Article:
People purchase insurance to receive payment if they suffer a loss and for peace of mind in knowing their property, and potentially beneficiaries, are covered. Insurers know this, which is why we see so many marketing slogans discussing “good neighbors” and “good hands.” But what happens when we are beyond the marketing campaigns and involved in the claims process? Policyholders’ most important assets are often involved in claims, and sometimes their livelihoods are at stake. If insurers miss the mark in adjusting claims, these vital assets may be lost. It is reassuring to know New York’s highest court recognizes this fact, and holds insurers accountable for their actions when they fail to handle claims according to the contract and the law. Bi–Economy Mkt., Inc. v. Harleysville Ins. Co. of N.Y., 856 N.Y.S. 2d 505 (2008).
Bi–Economy Market was a family-owned wholesale and retail meat market located in Rochester, New York. It suffered a major fire, resulting in the complete loss of food inventory and heavy structural damage to the building and business-related equipment. At the time of the fire, Bi–Economy was insured by Harleysville Insurance Company. Following the fire, Bi–Economy submitted a claim to Harleysville pursuant to the terms of the contract. Harleysville disputed Bi–Economy’s claim for actual damages, and advanced only the sum of $163,161.92. More than a year later, following submission of their dispute to alternative dispute resolution, Bi–Economy was awarded an additional $244,019.88. During all this time, Harleysville offered to pay only seven months of Bi–Economy’s claim for lost business income, despite the fact that the policy provided for a full 12 months. Bi–Economy never resumed business operations.
Bi–Economy filed a lawsuit against Harleysville, asserting causes of action for bad faith claims handling, tortious interference with business relations, and breach of contract, seeking consequential damages for “the complete demise of its business operation in an amount to be proved at trial.” Bi–Economy alleged that Harleysville improperly delayed payment for its building and contents damage and failed to timely pay the full amount of its lost business income claim, and as a result of Harleysville’s breach of contract, its business collapsed. The issue was whether the insurer was responsible for consequential damages due to the delay in handling the claim and ultimate collapse of the business.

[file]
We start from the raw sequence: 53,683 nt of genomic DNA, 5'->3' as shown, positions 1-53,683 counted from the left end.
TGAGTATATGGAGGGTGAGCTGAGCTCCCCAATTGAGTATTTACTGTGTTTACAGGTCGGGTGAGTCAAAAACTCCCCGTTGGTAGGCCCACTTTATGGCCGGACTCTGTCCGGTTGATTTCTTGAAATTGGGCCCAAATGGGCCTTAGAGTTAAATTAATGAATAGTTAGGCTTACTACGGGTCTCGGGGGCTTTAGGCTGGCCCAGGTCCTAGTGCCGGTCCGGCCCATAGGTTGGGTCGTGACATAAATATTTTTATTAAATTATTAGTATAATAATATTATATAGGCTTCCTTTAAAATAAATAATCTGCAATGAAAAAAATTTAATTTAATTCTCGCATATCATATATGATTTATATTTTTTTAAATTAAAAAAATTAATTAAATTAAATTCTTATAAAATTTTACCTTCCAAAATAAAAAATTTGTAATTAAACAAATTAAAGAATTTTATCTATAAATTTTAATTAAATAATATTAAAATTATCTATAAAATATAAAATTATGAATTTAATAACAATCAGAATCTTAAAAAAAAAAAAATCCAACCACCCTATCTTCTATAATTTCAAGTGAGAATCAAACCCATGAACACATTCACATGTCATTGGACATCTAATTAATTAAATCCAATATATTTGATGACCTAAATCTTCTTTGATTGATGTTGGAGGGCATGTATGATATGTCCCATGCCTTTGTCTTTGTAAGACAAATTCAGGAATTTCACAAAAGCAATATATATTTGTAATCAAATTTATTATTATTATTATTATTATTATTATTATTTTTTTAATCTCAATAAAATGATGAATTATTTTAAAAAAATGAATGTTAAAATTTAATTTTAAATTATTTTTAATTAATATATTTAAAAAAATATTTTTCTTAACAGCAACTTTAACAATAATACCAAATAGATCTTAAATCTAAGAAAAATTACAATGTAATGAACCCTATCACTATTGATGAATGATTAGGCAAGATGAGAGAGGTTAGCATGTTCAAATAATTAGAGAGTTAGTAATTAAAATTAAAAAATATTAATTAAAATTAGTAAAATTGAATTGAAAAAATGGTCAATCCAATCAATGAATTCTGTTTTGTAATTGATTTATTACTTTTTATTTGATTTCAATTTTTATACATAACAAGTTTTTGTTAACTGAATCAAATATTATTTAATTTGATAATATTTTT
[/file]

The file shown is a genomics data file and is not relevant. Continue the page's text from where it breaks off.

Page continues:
The court used powerful words in recognizing the importance the insurance contract and heart of the agreement between insurers and policyholders:
The purpose served by business interruption coverage cannot be clearer—to ensure that Bi–Economy had the financial support necessary to sustain its business operation in the event disaster occurred.
Certainly, many business policyholders, such as Bi–Economy, lack the resources to continue business operations without insurance proceeds. Accordingly, limiting an insured’s damages to the amount of the policy, i.e., money which should have been paid by the insurer in the first place, plus interest, does not place the insured in the position it would have been in had the contract been performed.
Thus, the very purpose of business interruption coverage would have made Harleysville aware that if it breached its obligations under the contract to investigate in good faith and pay covered claims it would have to respond in damages to Bi–Economy for the loss of its business as a result of the breach. Furthermore, … the purpose of the contract was not just to receive money, but to receive it promptly so that in the aftermath of a calamitous event, as Bi–Economy experienced here, the business could avoid collapse and get back on its feet as soon as possible. Thus, this insurance contract included an additional performance-based component: the insurer agreed to evaluate a claim, and to do so honestly, adequately, and—most importantly—promptly. The insurer certainly knew that failure to perform would (a) undercut the very purpose of the agreement and (b) cause additional damages that the policy was purchased to protect against in the first place. Here, the claim is that Harleysville failed to promptly adjust and pay the loss, resulting in the collapse of the business. When an insured in such a situation suffers additional damages as a result of an insurer’s excessive delay or improper denial, the insurance company should stand liable for these damages. This is not to punish the insurer, but to give the insured its bargained-for benefit. (Emphasis added).
In reaching its conclusion, the highest court in New York held the insurer could be responsible for Bi-Economy’s claim for consequential damages, including the demise of its business, and it was reasonably foreseeable and contemplated by the parties in their contract. Policyholders in New York should rest assured that New York’s highest court understands the importance of an insurance agreement and the necessity for claims to be handled promptly.
Happy New Year!